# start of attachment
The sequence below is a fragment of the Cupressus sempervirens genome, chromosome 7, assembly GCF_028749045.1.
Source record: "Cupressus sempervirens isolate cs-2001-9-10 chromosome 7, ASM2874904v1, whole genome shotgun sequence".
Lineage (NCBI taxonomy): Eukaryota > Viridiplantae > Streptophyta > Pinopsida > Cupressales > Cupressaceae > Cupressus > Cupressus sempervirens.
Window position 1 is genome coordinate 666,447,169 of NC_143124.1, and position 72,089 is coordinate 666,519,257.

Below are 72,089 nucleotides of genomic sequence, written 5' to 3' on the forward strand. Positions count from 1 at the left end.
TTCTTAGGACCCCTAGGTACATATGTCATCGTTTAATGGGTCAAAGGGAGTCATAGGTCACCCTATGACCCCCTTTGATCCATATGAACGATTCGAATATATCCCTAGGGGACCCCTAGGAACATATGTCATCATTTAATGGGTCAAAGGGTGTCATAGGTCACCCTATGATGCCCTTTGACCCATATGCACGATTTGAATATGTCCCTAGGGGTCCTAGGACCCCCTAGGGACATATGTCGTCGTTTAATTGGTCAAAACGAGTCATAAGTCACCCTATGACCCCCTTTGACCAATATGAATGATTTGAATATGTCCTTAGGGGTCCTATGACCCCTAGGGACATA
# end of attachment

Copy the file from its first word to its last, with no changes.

The sequence below is a fragment of the Cupressus sempervirens genome, chromosome 7, assembly GCF_028749045.1.
Source record: "Cupressus sempervirens isolate cs-2001-9-10 chromosome 7, ASM2874904v1, whole genome shotgun sequence".
Lineage (NCBI taxonomy): Eukaryota > Viridiplantae > Streptophyta > Pinopsida > Cupressales > Cupressaceae > Cupressus > Cupressus sempervirens.
Window position 1 is genome coordinate 666,447,169 of NC_143124.1, and position 72,089 is coordinate 666,519,257.

Below are 72,089 nucleotides of genomic sequence, written 5' to 3' on the forward strand. Positions count from 1 at the left end.
TTCTTAGGACCCCTAGGTACATATGTCATCGTTTAATGGGTCAAAGGGAGTCATAGGTCACCCTATGACCCCCTTTGATCCATATGAACGATTCGAATATATCCCTAGGGGACCCCTAGGAACATATGTCATCATTTAATGGGTCAAAGGGTGTCATAGGTCACCCTATGATGCCCTTTGACCCATATGCACGATTTGAATATGTCCCTAGGGGTCCTAGGACCCCCTAGGGACATATGTCGTCGTTTAATTGGTCAAAACGAGTCATAAGTCACCCTATGACCCCCTTTGACCAATATGAATGATTTGAATATGTCCTTAGGGGTCCTATGACCCCTAGGGACATA